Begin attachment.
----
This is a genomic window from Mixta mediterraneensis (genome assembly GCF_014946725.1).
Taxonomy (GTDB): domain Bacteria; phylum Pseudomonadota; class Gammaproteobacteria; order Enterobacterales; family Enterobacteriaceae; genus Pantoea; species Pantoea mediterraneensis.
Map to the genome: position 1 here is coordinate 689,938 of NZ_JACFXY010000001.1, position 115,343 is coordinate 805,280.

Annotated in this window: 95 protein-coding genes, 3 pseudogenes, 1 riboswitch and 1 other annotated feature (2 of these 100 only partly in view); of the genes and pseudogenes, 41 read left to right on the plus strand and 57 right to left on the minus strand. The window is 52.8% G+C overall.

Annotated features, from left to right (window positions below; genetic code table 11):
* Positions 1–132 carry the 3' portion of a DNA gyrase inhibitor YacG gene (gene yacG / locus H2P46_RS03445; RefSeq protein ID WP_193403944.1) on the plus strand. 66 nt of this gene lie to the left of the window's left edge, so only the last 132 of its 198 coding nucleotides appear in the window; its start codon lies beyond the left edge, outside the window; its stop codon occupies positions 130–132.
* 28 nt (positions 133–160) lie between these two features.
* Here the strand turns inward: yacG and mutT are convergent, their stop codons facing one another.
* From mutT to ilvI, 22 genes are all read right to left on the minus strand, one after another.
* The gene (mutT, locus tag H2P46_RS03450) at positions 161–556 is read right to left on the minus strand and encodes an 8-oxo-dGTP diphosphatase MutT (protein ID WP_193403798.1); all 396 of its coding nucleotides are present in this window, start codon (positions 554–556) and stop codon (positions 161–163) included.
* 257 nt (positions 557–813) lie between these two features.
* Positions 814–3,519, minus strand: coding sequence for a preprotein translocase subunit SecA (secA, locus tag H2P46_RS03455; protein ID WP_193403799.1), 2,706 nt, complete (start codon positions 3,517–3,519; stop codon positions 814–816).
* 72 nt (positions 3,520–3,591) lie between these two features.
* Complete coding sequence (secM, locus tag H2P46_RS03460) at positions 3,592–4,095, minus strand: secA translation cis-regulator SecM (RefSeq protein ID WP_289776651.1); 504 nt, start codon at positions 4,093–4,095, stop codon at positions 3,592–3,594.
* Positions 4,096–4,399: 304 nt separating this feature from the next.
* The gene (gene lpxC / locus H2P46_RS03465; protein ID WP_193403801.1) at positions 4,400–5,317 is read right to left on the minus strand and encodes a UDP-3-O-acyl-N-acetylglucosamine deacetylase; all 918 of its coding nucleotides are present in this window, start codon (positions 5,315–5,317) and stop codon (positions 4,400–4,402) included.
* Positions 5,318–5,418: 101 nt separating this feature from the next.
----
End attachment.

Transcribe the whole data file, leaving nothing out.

This is a genomic window from Mixta mediterraneensis (genome assembly GCF_014946725.1).
Taxonomy (GTDB): domain Bacteria; phylum Pseudomonadota; class Gammaproteobacteria; order Enterobacterales; family Enterobacteriaceae; genus Pantoea; species Pantoea mediterraneensis.
Map to the genome: position 1 here is coordinate 689,938 of NZ_JACFXY010000001.1, position 115,343 is coordinate 805,280.

Annotated in this window: 95 protein-coding genes, 3 pseudogenes, 1 riboswitch and 1 other annotated feature (2 of these 100 only partly in view); of the genes and pseudogenes, 41 read left to right on the plus strand and 57 right to left on the minus strand. The window is 52.8% G+C overall.

Annotated features, from left to right (window positions below; genetic code table 11):
* Positions 1–132 carry the 3' portion of a DNA gyrase inhibitor YacG gene (gene yacG / locus H2P46_RS03445; RefSeq protein ID WP_193403944.1) on the plus strand. 66 nt of this gene lie to the left of the window's left edge, so only the last 132 of its 198 coding nucleotides appear in the window; its start codon lies beyond the left edge, outside the window; its stop codon occupies positions 130–132.
* 28 nt (positions 133–160) lie between these two features.
* Here the strand turns inward: yacG and mutT are convergent, their stop codons facing one another.
* From mutT to ilvI, 22 genes are all read right to left on the minus strand, one after another.
* The gene (mutT, locus tag H2P46_RS03450) at positions 161–556 is read right to left on the minus strand and encodes an 8-oxo-dGTP diphosphatase MutT (protein ID WP_193403798.1); all 396 of its coding nucleotides are present in this window, start codon (positions 554–556) and stop codon (positions 161–163) included.
* 257 nt (positions 557–813) lie between these two features.
* Positions 814–3,519, minus strand: coding sequence for a preprotein translocase subunit SecA (secA, locus tag H2P46_RS03455; protein ID WP_193403799.1), 2,706 nt, complete (start codon positions 3,517–3,519; stop codon positions 814–816).
* 72 nt (positions 3,520–3,591) lie between these two features.
* Complete coding sequence (secM, locus tag H2P46_RS03460) at positions 3,592–4,095, minus strand: secA translation cis-regulator SecM (RefSeq protein ID WP_289776651.1); 504 nt, start codon at positions 4,093–4,095, stop codon at positions 3,592–3,594.
* Positions 4,096–4,399: 304 nt separating this feature from the next.
* The gene (gene lpxC / locus H2P46_RS03465; protein ID WP_193403801.1) at positions 4,400–5,317 is read right to left on the minus strand and encodes a UDP-3-O-acyl-N-acetylglucosamine deacetylase; all 918 of its coding nucleotides are present in this window, start codon (positions 5,315–5,317) and stop codon (positions 4,400–4,402) included.
* Positions 5,318–5,418: 101 nt separating this feature from the next.